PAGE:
Could the Bank of Mum and Dad lend to other people's children?
Has the Bank of Mum and Dad run dry? Then maybe it's time to ask someone else's parents to help you buy your first home.
A survey by Legal and General suggests more than a quarter of UK parents (27%) would consider funding other people's children onto the property ladder in exchange for a return on their investment.
What is the Bank of Mum and Dad?
This year, the so-called Bank of Mum and Dad will lend £5bn to the next generation of UK homeowners, making it the equivalent of a top 10 UK mortgage lender, says Legal and General.
Now, it looks as though some parents could consider reaching out to needy nieces and nephews, godchildren, their friends' children and even strangers.
Every year, 300,000 people are getting financial help to get on the property ladder.
In most cases (80%), parents are the ones finding the cash, but grandparents (10%) and other family members (10%) are also helping out, says Stephen Smith, from the financial services provider.
Could this become a new thing?
There's no hard evidence of it happening yet, but mortgage experts agree the idea of parents lending to children, other than their own, is an interesting one - especially at a time when interest rates for savers are so low.
In principle, it has the potential to be a win-win, giving people with money a place to invest it with a decent return, and giving first-time buyers a leg-up. But there are significant hurdles.
The idea may seem good over a couple of drinks, but long-term it could prove to be a bit of a problem, says Yvonne Goodwin, independent financial advisor.
And Sue Anderson, of the Council of Mortgage Lenders, is cautious, noting that an appetite to invest savings in this way is not the same as actually doing it.
How could the financial industry support this?
Schemes for this don't exist in the mortgage market at the moment.
The closest thing is peer-to-peer lenders which allow people to invest small sums of money in the buy-to-let market.
It will take bright people coming up with some innovative ideas to get some schemes in place, says Stephen Smith, from Legal and General, who reflects there's been very little innovation in mortgage lending for the 40 years he has been in the industry.
However, today's low interest rates may be the stimulus needed, he adds.
Ray Boulger, a mortgage expert with John Charcol, suggests there are already a small number of schemes that could be adapted to accommodate this new idea.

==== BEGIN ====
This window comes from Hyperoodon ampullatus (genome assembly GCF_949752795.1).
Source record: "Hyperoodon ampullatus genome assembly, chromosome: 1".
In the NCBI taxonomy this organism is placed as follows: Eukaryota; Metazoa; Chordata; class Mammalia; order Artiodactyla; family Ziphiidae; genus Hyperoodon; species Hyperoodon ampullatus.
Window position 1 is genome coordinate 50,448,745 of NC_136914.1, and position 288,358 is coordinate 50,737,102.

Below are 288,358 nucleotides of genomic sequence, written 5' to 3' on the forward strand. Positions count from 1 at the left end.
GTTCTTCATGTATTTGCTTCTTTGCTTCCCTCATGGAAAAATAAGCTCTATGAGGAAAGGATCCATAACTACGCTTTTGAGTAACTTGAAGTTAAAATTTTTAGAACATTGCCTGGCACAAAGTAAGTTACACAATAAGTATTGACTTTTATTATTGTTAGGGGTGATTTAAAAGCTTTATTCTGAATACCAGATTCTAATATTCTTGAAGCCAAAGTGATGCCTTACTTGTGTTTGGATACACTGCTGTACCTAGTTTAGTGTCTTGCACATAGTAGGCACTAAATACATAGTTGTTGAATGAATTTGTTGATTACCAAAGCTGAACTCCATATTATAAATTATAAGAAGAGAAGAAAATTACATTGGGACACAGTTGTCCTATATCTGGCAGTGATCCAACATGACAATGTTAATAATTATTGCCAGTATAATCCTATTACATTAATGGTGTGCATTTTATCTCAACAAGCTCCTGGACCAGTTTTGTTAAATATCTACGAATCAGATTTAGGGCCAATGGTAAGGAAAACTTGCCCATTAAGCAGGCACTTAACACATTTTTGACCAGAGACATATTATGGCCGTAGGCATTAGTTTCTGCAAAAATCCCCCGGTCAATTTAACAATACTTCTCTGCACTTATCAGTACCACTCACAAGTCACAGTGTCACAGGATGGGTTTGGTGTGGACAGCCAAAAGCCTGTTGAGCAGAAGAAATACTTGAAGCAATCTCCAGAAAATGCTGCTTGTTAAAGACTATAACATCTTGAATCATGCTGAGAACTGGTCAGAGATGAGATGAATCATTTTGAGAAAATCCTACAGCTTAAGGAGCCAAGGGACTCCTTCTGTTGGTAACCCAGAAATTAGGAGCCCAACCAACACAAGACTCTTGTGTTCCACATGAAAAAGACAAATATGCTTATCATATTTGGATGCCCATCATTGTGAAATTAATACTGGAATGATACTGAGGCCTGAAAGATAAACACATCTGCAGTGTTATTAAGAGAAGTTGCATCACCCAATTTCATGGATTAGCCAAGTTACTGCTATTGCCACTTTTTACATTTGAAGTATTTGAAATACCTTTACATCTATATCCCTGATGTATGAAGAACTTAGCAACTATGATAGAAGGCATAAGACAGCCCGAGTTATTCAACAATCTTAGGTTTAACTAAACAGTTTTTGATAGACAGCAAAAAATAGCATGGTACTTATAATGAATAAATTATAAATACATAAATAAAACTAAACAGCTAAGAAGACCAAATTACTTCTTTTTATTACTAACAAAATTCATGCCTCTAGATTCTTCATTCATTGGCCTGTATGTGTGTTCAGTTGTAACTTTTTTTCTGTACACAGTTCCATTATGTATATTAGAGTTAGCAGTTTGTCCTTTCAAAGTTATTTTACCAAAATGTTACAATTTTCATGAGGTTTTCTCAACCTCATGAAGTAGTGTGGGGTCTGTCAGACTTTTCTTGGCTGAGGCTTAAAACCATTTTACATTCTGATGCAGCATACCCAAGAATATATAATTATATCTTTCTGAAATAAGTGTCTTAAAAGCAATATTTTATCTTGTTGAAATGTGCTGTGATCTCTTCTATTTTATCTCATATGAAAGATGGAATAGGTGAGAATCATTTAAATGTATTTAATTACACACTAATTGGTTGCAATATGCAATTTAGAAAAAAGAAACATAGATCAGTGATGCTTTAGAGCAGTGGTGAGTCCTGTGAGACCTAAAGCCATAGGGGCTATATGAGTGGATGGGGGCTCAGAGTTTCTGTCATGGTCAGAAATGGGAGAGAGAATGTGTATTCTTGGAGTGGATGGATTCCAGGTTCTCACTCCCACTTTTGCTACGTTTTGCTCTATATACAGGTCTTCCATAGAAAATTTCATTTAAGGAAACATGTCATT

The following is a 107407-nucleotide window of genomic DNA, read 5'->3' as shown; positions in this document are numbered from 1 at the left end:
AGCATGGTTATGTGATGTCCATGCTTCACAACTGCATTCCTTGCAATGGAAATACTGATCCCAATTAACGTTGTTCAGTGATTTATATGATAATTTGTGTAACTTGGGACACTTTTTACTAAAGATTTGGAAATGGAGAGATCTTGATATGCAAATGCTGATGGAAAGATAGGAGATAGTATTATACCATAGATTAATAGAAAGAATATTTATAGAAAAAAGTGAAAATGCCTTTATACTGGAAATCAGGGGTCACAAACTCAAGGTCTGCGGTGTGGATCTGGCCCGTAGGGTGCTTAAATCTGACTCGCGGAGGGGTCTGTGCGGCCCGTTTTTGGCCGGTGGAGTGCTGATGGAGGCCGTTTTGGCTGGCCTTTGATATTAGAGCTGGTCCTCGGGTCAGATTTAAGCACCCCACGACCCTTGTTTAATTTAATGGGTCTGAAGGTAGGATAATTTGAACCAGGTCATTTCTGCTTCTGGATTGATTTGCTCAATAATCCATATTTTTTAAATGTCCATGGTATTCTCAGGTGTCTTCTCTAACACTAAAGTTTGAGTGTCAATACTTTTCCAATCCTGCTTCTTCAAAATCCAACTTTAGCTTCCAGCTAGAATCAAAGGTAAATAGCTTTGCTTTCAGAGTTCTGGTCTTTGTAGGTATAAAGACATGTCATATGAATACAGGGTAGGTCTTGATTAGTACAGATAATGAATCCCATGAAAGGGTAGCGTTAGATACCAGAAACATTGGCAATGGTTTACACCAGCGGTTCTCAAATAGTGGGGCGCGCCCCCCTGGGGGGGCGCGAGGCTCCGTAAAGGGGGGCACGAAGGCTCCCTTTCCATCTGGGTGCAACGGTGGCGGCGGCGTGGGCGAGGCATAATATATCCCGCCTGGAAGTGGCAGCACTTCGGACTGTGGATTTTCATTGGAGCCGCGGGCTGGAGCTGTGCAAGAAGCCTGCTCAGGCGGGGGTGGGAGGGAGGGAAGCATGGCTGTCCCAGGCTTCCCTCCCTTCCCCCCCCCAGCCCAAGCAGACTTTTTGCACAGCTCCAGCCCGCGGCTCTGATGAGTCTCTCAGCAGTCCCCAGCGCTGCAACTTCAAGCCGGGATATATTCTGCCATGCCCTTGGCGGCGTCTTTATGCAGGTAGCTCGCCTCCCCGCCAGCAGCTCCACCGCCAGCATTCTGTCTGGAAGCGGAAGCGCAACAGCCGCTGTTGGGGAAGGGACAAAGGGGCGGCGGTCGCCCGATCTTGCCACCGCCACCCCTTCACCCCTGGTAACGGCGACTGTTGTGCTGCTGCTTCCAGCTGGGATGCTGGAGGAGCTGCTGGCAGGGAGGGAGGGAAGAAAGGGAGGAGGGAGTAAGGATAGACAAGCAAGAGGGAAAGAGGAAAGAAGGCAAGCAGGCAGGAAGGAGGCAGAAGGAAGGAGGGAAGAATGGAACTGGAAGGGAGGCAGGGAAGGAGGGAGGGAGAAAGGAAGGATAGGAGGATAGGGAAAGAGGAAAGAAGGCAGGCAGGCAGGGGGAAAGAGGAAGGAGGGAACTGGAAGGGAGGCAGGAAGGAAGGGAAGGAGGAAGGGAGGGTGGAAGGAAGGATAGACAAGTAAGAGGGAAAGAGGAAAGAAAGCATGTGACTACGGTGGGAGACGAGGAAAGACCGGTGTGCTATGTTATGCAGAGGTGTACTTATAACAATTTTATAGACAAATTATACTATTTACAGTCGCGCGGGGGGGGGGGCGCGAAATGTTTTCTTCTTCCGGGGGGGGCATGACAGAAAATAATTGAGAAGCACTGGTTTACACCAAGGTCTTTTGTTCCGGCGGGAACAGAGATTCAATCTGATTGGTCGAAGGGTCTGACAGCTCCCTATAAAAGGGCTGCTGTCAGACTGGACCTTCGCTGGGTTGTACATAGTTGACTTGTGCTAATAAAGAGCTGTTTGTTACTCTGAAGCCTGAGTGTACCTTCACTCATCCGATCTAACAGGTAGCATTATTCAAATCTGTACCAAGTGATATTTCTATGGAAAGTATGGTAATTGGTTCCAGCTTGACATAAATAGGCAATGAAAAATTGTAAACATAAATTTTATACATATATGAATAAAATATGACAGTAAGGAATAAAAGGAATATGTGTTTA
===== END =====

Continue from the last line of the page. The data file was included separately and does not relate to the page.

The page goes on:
But the challenge is to find a way to make their investor's money sufficiently safe while offering a good enough return to tempt them to do it, he says.
What should Mums and Dads bear in mind?
"I don't think people will do this out of the kindness of their hearts - it's tough enough supporting your own children," says Stephen Smith. "Parents will need to compare the sort of return with what they could make from cash ISAs or the like."
If you are lending to strangers, he goes on, you would need someone to take an informed judgement on their suitability as borrowers, which is why an institution needs to be involved, whether a bank or building society or peer-to-peer lender.
And you need to be satisfied there is an established infrastructure in place, preferably covered by Financial Services Regulation.
If you're lending to nieces, nephews or godchildren, simply gifting the money or making a soft loan should be straightforward, but it may still be worth taking legal advice, says Ray Boulger.
Sue Anderson warns that with loans it can be "very easy to inadvertently act in a way that's not compliant with the law".
What are the downsides?
The obvious one when it comes to lending to people you know is the risk of damaging the friendship or relationship.
If the borrower says he can't repay or needs to defer and then you see Facebook pictures of him on an exotic holiday, the friendship as well as your money would be at risk, says Yvonne Goodwin.
Time is also an issue - the money is not liquid and might be tied up for a long time, Ray Boulger warns.
More widely, the Bank of Mum and Dad in itself is not a good thing, says Stephen Smith, as it means people are struggling to save up for a deposit, so perhaps it's not something society should encourage.
If you're a first-time buyer toying with the idea of asking your wealthy great-aunt for help, what do you need to remember?
Stephen Smith offers his top tips:
- Be nice
- Be honest
- Meet your mortgage payments
- Don't embarrass your relatives
If that fails, what are your options?
Aside from winning the National Lottery, you could try saving the required 5% deposit.
You won't get anywhere near the sort of mortgage rate you could have got with a chunkier deposit, if the begging had worked. But once you've got the deposit together, most people say the hardest bit is over and finding the monthly payments is much easier.
Stephen Smith has some ideas for other options:
- From age 16, you can save £200 a month with the Help to Buy ISA, up to £3,000 in total. When you buy a house, the government will add a quarter to whatever is in the account
- Decide whether it's more important to own your own home or to rent in the place you actually want to live. Often, buying a house forces you to compromise on location
- Pay off your debts - overdrafts and credit cards are the most expensive form of borrowing
And if that doesn't do it, a last ray of hope from Ray Boulger: After Britain leaves the European Union, relaxed regulations could mean banks drop deposits required from first-time buyers to below 5%.